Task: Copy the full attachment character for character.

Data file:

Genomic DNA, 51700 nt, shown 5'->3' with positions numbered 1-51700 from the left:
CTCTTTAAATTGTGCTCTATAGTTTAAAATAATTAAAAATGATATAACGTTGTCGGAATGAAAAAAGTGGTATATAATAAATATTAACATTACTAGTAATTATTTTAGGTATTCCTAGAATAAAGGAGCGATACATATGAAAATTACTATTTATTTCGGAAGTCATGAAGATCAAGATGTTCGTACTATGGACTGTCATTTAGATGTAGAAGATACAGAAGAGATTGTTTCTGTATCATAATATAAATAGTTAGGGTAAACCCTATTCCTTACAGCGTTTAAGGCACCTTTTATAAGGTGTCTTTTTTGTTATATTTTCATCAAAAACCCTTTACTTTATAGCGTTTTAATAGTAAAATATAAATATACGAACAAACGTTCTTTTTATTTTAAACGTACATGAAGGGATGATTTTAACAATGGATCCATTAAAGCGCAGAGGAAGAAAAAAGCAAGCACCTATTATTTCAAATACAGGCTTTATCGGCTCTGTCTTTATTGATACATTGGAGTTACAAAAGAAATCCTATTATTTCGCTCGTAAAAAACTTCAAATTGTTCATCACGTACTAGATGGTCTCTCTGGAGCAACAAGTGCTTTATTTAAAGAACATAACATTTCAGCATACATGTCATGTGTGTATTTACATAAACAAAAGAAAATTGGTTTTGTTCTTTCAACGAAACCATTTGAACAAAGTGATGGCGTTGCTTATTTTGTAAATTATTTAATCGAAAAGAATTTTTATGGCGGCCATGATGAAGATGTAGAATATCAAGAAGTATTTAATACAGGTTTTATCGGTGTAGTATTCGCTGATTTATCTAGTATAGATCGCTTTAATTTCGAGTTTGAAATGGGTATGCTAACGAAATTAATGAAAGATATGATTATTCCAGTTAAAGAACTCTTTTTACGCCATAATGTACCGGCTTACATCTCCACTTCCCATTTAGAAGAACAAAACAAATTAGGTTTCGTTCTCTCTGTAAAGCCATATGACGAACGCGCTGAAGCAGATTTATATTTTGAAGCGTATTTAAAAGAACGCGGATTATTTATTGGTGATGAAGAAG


Genomic DNA, 51700 nt, shown 5'->3' with positions numbered 1-51700 from the left:
CTCTTTAAATTGTGCTCTATAGTTTAAAATAATTAAAAATGATATAACGTTGTCGGAATGAAAAAAGTGGTATATAATAAATATTAACATTACTAGTAATTATTTTAGGTATTCCTAGAATAAAGGAGCGATACATATGAAAATTACTATTTATTTCGGAAGTCATGAAGATCAAGATGTTCGTACTATGGACTGTCATTTAGATGTAGAAGATACAGAAGAGATTGTTTCTGTATCATAATATAAATAGTTAGGGTAAACCCTATTCCTTACAGCGTTTAAGGCACCTTTTATAAGGTGTCTTTTTTGTTATATTTTCATCAAAAACCCTTTACTTTATAGCGTTTTAATAGTAAAATATAAATATACGAACAAACGTTCTTTTTATTTTAAACGTACATGAAGGGATGATTTTAACAATGGATCCATTAAAGCGCAGAGGAAGAAAAAAGCAAGCACCTATTATTTCAAATACAGGCTTTATCGGCTCTGTCTTTATTGATACATTGGAGTTACAAAAGAAATCCTATTATTTCGCTCGTAAAAAACTTCAAATTGTTCATCACGTACTAGATGGTCTCTCTGGAGCAACAAGTGCTTTATTTAAAGAACATAACATTTCAGCATACATGTCATGTGTGTATTTACATAAACAAAAGAAAATTGGTTTTGTTCTTTCAACGAAACCATTTGAACAAAGTGATGGCGTTGCTTATTTTGTAAATTATTTAATCGAAAAGAATTTTTATGGCGGCCATGATGAAGATGTAGAATATCAAGAAGTATTTAATACAGGTTTTATCGGTGTAGTATTCGCTGATTTATCTAGTATAGATCGCTTTAATTTCGAGTTTGAAATGGGTATGCTAACGAAATTAATGAAAGATATGATTATTCCAGTTAAAGAACTCTTTTTACGCCATAATGTACCGGCTTACATCTCCACTTCCCATTTAGAAGAACAAAACAAATTAGGTTTCGTTCTCTCTGTAAAGCCATATGACGAACGCGCTGAAGCAGATTTATATTTTGAAGCGTATTTAAAAGAACGCGGATTATTTATTGGTGATGAAGAAG